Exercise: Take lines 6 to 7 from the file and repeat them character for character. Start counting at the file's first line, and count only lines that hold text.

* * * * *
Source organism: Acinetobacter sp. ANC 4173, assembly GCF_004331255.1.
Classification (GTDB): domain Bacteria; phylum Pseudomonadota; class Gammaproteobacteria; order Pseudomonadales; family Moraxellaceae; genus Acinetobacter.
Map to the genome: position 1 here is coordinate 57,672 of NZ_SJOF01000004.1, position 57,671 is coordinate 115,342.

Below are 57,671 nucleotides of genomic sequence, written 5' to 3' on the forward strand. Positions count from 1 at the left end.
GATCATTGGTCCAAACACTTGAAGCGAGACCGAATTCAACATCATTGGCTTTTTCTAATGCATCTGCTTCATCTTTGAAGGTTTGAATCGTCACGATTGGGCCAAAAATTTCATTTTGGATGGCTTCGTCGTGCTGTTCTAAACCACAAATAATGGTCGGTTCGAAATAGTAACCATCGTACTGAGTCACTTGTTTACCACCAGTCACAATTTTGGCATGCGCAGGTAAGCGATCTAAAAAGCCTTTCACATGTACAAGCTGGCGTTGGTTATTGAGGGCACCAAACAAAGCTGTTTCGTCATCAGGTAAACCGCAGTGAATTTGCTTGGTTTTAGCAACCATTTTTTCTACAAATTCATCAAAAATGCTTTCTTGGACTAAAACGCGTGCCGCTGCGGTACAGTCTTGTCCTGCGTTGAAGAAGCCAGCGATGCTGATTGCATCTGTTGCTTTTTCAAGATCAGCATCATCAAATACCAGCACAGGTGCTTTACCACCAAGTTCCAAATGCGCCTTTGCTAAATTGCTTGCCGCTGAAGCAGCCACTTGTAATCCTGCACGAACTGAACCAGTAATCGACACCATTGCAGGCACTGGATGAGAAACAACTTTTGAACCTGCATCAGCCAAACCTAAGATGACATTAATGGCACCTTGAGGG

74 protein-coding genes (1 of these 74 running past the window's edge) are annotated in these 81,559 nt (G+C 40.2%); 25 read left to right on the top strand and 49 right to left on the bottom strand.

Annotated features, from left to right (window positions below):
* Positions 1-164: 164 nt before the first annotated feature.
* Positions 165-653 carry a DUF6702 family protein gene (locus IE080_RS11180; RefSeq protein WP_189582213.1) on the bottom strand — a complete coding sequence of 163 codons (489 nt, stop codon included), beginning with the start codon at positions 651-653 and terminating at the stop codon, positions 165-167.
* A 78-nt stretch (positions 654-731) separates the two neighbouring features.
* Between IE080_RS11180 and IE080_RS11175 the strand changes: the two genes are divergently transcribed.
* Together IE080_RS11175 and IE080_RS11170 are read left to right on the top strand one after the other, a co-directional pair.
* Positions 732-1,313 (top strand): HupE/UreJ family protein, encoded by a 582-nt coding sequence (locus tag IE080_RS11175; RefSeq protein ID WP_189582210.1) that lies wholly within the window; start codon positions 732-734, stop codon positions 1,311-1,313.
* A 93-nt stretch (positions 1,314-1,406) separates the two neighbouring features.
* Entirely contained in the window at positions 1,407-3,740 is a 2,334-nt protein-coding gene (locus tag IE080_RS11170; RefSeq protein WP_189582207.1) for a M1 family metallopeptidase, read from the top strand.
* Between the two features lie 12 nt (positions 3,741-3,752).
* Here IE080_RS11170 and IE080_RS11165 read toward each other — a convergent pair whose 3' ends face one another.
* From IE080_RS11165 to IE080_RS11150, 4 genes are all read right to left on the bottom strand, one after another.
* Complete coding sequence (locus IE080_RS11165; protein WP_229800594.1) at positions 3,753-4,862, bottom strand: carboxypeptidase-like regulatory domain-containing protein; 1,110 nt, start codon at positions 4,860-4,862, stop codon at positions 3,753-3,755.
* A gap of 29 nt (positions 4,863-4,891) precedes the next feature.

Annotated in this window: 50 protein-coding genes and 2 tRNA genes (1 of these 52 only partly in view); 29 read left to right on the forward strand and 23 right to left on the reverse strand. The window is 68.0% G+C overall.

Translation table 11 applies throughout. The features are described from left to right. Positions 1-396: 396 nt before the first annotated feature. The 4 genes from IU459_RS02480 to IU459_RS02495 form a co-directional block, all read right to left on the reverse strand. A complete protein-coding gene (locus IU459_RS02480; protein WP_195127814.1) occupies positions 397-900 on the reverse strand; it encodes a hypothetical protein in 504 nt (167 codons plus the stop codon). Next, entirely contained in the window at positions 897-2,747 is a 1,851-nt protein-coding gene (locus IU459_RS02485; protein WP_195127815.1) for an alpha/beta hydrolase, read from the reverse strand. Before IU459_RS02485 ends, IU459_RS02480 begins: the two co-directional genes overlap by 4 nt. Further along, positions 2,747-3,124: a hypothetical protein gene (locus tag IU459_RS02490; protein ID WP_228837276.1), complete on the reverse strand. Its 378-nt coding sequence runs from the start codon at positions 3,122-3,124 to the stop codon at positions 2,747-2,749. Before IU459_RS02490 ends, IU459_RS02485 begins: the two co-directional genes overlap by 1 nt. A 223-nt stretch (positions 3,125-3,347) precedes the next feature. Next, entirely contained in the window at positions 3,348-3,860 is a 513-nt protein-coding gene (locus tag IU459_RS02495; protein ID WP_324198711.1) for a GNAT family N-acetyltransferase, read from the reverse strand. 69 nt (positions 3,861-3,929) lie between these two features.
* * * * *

74 protein-coding genes (1 of these 74 running past the window's edge) are annotated in these 81,559 nt (G+C 40.2%); 25 read left to right on the top strand and 49 right to left on the bottom strand.

Annotated features, from left to right (window positions below):